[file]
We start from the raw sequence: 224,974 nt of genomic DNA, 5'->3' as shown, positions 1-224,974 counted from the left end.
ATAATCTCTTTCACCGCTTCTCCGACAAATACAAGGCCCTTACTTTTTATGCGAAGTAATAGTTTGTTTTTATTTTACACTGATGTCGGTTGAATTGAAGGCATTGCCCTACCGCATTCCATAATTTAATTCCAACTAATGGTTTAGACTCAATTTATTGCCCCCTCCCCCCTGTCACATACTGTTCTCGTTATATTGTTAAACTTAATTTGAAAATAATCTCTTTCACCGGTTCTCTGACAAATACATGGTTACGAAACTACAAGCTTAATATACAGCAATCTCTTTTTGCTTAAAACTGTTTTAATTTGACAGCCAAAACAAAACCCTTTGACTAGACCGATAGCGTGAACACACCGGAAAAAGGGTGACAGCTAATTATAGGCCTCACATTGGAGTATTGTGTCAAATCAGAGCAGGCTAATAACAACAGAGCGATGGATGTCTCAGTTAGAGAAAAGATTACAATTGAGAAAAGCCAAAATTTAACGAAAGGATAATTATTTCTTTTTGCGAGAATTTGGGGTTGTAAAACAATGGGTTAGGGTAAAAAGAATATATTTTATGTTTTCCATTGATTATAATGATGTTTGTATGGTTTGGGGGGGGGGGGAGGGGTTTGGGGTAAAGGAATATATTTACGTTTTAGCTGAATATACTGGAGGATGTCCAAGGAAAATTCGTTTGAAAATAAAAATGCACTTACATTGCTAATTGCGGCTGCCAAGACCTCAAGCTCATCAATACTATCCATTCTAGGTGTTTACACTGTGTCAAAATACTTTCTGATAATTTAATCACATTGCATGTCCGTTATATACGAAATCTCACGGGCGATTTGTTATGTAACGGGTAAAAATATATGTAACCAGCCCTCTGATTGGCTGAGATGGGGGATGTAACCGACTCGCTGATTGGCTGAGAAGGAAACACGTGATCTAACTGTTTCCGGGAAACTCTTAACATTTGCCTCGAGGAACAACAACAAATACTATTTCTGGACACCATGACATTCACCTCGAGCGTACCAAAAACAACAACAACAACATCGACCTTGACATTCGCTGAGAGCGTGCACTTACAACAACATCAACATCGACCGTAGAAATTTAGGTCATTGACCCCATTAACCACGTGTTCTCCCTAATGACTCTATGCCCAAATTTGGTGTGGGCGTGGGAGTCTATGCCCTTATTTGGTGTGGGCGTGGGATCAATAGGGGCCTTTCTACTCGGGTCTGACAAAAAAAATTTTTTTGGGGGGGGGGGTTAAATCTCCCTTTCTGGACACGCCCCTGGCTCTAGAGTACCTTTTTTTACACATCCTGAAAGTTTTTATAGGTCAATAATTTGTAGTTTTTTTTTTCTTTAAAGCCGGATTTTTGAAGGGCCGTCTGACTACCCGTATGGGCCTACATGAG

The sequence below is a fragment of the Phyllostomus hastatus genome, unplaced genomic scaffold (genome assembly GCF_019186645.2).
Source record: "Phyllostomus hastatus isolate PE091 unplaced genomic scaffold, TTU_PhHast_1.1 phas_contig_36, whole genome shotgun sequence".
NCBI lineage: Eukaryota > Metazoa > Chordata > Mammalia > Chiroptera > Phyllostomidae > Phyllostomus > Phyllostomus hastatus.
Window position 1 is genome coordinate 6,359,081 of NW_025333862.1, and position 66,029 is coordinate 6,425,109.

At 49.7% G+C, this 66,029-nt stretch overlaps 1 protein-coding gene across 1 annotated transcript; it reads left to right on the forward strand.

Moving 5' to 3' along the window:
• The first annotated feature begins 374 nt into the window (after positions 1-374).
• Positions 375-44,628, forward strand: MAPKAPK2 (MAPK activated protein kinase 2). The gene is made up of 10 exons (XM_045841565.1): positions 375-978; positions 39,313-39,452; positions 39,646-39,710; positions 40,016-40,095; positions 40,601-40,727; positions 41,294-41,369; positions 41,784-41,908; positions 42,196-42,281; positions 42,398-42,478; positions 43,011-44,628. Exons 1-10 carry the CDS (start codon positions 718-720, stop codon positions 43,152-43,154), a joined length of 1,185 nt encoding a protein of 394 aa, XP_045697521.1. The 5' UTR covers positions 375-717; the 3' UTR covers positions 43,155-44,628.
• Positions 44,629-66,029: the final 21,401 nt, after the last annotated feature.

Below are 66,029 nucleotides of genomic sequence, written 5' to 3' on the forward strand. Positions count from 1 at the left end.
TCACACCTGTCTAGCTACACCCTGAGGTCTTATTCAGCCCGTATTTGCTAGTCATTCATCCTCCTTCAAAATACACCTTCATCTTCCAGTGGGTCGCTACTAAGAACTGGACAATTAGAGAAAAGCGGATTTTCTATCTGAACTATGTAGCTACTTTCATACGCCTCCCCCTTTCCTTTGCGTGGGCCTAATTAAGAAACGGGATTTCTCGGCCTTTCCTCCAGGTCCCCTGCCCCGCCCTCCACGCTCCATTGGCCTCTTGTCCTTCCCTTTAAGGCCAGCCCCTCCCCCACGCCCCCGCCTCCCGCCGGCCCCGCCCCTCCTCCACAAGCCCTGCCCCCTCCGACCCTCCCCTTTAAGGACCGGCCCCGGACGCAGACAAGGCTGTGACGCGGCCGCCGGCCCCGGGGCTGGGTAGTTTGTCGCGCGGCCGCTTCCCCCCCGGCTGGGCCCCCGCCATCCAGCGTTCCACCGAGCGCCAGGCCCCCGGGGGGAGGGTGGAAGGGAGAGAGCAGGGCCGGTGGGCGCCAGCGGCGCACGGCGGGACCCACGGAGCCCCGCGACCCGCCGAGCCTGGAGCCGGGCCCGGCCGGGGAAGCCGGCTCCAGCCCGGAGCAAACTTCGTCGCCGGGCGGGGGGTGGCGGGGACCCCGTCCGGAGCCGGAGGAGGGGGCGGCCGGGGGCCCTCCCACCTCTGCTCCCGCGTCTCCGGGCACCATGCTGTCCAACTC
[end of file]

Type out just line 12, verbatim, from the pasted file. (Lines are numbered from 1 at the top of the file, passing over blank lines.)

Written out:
Below are 66,029 nucleotides of genomic sequence, written 5' to 3' on the forward strand. Positions count from 1 at the left end.